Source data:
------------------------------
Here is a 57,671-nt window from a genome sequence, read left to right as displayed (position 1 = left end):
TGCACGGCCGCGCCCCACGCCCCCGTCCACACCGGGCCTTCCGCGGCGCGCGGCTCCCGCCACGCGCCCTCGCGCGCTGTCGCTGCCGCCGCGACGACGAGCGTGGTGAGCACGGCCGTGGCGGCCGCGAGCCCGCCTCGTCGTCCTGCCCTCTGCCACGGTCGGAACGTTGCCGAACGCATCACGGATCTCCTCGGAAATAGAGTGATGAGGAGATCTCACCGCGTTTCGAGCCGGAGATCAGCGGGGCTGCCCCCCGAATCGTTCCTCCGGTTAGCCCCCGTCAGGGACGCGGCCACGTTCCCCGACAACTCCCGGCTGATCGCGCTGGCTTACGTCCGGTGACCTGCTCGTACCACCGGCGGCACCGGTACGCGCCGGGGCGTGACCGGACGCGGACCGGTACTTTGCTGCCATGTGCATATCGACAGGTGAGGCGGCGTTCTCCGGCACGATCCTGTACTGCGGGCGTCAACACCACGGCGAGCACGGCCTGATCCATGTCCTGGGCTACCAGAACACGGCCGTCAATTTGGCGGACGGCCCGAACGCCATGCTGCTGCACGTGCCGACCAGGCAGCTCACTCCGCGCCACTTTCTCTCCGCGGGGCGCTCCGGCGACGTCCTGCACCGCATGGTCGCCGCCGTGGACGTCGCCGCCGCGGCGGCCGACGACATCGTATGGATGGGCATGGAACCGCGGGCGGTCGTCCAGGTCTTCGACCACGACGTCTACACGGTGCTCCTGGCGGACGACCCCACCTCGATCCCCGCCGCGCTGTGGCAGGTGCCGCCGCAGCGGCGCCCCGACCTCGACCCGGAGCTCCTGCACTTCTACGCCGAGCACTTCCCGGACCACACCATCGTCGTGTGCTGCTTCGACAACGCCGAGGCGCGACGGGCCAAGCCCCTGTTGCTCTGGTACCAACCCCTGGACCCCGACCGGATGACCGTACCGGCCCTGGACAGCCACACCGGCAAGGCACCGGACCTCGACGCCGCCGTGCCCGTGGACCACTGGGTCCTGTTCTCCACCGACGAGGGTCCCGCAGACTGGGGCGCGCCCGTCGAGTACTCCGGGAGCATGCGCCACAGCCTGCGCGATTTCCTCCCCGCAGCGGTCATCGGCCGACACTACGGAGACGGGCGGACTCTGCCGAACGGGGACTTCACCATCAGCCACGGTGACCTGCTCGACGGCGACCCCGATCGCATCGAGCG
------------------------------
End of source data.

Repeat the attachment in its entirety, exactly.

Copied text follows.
Here is a 57,671-nt window from a genome sequence, read left to right as displayed (position 1 = left end):
TGCACGGCCGCGCCCCACGCCCCCGTCCACACCGGGCCTTCCGCGGCGCGCGGCTCCCGCCACGCGCCCTCGCGCGCTGTCGCTGCCGCCGCGACGACGAGCGTGGTGAGCACGGCCGTGGCGGCCGCGAGCCCGCCTCGTCGTCCTGCCCTCTGCCACGGTCGGAACGTTGCCGAACGCATCACGGATCTCCTCGGAAATAGAGTGATGAGGAGATCTCACCGCGTTTCGAGCCGGAGATCAGCGGGGCTGCCCCCCGAATCGTTCCTCCGGTTAGCCCCCGTCAGGGACGCGGCCACGTTCCCCGACAACTCCCGGCTGATCGCGCTGGCTTACGTCCGGTGACCTGCTCGTACCACCGGCGGCACCGGTACGCGCCGGGGCGTGACCGGACGCGGACCGGTACTTTGCTGCCATGTGCATATCGACAGGTGAGGCGGCGTTCTCCGGCACGATCCTGTACTGCGGGCGTCAACACCACGGCGAGCACGGCCTGATCCATGTCCTGGGCTACCAGAACACGGCCGTCAATTTGGCGGACGGCCCGAACGCCATGCTGCTGCACGTGCCGACCAGGCAGCTCACTCCGCGCCACTTTCTCTCCGCGGGGCGCTCCGGCGACGTCCTGCACCGCATGGTCGCCGCCGTGGACGTCGCCGCCGCGGCGGCCGACGACATCGTATGGATGGGCATGGAACCGCGGGCGGTCGTCCAGGTCTTCGACCACGACGTCTACACGGTGCTCCTGGCGGACGACCCCACCTCGATCCCCGCCGCGCTGTGGCAGGTGCCGCCGCAGCGGCGCCCCGACCTCGACCCGGAGCTCCTGCACTTCTACGCCGAGCACTTCCCGGACCACACCATCGTCGTGTGCTGCTTCGACAACGCCGAGGCGCGACGGGCCAAGCCCCTGTTGCTCTGGTACCAACCCCTGGACCCCGACCGGATGACCGTACCGGCCCTGGACAGCCACACCGGCAAGGCACCGGACCTCGACGCCGCCGTGCCCGTGGACCACTGGGTCCTGTTCTCCACCGACGAGGGTCCCGCAGACTGGGGCGCGCCCGTCGAGTACTCCGGGAGCATGCGCCACAGCCTGCGCGATTTCCTCCCCGCAGCGGTCATCGGCCGACACTACGGAGACGGGCGGACTCTGCCGAACGGGGACTTCACCATCAGCCACGGTGACCTGCTCGACGGCGACCCCGATCGCATCGAGCG